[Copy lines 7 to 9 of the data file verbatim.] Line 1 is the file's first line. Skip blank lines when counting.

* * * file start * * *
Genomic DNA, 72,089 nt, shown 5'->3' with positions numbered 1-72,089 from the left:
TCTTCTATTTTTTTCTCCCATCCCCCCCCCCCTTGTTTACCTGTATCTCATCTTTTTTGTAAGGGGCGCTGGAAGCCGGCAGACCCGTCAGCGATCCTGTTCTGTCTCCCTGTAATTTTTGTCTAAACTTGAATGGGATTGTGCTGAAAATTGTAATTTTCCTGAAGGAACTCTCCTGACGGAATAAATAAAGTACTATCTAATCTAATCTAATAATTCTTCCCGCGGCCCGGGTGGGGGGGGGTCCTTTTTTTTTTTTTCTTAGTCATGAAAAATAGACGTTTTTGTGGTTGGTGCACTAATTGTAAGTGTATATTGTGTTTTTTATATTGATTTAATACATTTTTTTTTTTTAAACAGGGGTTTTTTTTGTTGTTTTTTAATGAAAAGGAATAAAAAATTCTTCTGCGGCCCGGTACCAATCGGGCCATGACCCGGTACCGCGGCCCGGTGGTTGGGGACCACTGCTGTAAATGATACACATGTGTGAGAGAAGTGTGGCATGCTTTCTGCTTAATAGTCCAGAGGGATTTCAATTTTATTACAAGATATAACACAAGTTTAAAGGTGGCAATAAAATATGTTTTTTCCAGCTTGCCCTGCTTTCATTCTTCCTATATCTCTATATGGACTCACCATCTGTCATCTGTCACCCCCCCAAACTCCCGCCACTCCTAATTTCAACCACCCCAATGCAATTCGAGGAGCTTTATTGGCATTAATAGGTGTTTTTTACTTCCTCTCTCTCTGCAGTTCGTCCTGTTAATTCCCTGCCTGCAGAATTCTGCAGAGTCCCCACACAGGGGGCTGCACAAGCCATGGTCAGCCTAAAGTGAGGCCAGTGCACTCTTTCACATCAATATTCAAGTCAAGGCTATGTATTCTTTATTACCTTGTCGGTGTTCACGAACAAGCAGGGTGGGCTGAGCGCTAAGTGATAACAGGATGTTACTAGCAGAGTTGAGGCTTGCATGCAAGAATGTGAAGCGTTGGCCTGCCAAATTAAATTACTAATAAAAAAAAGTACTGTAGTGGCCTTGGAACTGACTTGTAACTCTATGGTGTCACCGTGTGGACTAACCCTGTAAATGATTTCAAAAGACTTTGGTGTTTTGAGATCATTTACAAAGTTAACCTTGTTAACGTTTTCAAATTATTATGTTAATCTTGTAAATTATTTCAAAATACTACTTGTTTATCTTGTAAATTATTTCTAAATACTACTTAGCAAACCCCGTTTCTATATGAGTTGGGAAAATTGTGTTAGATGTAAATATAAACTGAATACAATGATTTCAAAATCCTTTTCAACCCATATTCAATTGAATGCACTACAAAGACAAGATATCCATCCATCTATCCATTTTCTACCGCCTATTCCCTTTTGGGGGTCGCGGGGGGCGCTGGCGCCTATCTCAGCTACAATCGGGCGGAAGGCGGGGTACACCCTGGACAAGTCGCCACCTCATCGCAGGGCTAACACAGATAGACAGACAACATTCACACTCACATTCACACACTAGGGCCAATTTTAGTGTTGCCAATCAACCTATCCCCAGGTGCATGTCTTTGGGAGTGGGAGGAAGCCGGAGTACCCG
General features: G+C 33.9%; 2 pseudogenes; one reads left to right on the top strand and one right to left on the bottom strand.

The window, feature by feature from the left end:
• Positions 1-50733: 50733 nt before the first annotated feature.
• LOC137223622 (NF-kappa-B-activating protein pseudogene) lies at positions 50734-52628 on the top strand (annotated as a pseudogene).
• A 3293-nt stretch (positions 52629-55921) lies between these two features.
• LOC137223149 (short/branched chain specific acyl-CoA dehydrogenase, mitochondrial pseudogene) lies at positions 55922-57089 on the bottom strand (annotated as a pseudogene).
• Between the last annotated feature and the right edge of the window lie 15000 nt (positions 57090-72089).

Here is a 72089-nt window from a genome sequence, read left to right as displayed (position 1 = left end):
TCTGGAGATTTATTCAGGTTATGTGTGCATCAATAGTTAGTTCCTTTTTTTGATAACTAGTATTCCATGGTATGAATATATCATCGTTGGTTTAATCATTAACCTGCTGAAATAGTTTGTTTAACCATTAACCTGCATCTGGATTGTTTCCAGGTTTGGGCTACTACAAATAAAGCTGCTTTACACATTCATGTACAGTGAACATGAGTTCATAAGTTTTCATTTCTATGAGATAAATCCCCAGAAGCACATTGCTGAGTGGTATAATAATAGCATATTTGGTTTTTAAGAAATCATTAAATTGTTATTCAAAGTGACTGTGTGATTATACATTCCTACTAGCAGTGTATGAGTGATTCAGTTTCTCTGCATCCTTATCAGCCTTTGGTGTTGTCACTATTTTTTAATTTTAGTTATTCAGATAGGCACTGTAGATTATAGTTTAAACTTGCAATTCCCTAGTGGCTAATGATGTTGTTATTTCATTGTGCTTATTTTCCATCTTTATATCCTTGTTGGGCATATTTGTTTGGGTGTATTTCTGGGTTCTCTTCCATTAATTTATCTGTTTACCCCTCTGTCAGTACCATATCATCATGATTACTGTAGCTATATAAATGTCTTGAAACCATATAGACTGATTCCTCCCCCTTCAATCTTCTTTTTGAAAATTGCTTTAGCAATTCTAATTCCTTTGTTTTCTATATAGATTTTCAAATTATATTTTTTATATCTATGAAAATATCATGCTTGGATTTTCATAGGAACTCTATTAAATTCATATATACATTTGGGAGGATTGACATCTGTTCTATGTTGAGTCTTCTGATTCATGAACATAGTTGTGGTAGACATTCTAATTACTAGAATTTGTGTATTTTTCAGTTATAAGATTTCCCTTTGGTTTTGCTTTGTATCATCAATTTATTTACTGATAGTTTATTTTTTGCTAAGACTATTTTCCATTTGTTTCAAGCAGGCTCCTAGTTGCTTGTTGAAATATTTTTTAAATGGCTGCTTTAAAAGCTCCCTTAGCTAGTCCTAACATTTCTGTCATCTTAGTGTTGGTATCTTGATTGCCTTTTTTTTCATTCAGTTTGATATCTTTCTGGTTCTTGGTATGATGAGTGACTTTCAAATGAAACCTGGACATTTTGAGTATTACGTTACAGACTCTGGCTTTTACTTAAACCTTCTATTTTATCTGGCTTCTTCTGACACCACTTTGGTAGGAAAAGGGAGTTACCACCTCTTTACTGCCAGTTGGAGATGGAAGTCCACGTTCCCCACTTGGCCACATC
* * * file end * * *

• A 3293-nt stretch (positions 52629-55921) lies between these two features.
• LOC137223149 (short/branched chain specific acyl-CoA dehydrogenase, mitochondrial pseudogene) lies at positions 55922-57089 on the bottom strand (annotated as a pseudogene).
• Between the last annotated feature and the right edge of the window lie 15000 nt (positions 57090-72089).